The U.S. job market closed the year strong but future expectations are unclear. December Job Report confirmed a continuing positive trend: the U.S. labor market experienced 75th consecutive months of job gains, the best on record, and the year 2016 ended with over 2 million new jobs. In this week’s RPOA weekly, we share a few reviews and analysis on December job report and what it means for the U.S. labor market and the economy.
Three major indicators to watch in the December release: 1) prime-age employment-to-population ratio, 2) number of people working part-term for economic reasons, and 3) U-6 unemployment rate. Major takeaways from the article include that “although the unemployment rate is at prerecession levels, other labor market health indicators have yet to recover fully.” The number of people working part-time for economic reasons is very high, and the unemployment rate has not recovered for all demographics.
How did the job market perform under Obama's presidency, and how does it compare to previous presidents? According to this article, during Obama’s presidency the economy added 11.3 million jobs, in total, and closed out with a low 4.7% unemployment rate. This number is higher than the number of jobs added during Bush’s presidency but lower than the numbers under Clinton and Regan. Read this report to learn more highlights about the current job market and what to expect with the incoming new president.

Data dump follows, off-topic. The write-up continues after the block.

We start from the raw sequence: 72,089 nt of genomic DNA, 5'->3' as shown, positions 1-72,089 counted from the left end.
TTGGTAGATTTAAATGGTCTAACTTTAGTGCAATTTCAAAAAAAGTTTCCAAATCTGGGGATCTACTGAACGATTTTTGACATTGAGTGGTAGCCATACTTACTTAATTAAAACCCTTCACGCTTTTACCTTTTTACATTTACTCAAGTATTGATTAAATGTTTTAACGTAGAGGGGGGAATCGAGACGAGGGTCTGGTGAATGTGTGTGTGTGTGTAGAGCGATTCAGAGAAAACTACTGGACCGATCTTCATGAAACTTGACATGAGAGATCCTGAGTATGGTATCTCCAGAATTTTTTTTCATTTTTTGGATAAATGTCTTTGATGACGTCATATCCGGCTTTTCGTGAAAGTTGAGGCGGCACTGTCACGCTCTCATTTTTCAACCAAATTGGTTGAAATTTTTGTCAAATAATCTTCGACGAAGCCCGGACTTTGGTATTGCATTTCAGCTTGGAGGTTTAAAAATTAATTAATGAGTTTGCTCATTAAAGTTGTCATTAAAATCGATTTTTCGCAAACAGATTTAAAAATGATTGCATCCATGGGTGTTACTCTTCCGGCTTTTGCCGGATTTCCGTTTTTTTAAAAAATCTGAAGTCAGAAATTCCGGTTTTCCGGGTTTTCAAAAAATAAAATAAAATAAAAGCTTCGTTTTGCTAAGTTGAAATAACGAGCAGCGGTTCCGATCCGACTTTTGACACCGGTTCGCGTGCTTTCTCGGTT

What does the data from December job report mean for the labor market and the U.S. economy? The number of jobs added in December, 156,000, brings the total numbers of jobs added for the year to 2.2 million, the lowest calendar year-tally since 2011. The article suggests several interpretations for this change, including a labor market at or nearing full employment, or an economy that is plateauing. Other numbers presented and discussed in this report include wage growth, unemployment, underemployment, and participation rate.
While the increase in U.S. employment in December fell shorter than expected, the increase in wages might signal healthier growth in the labor market, supported by recent increase in interest rate from the Federal Reserve this year. The employment report, added to data ranging from housing to manufacturing and auto sales, also suggests that President-elect Donald Trump is inheriting a strong economy from the Obama administration, and the article concludes by predicting that labor market momentum is likely to be sustained amid rising business and consumer confidence.
Watch Bloomberg’s Michael McKee discussing the results of the December Jobs Report, the last of 2016. The discussion includes takeaways on wage growth, the surprisingly small retail job growth, and possibilities of revising report numbers in January.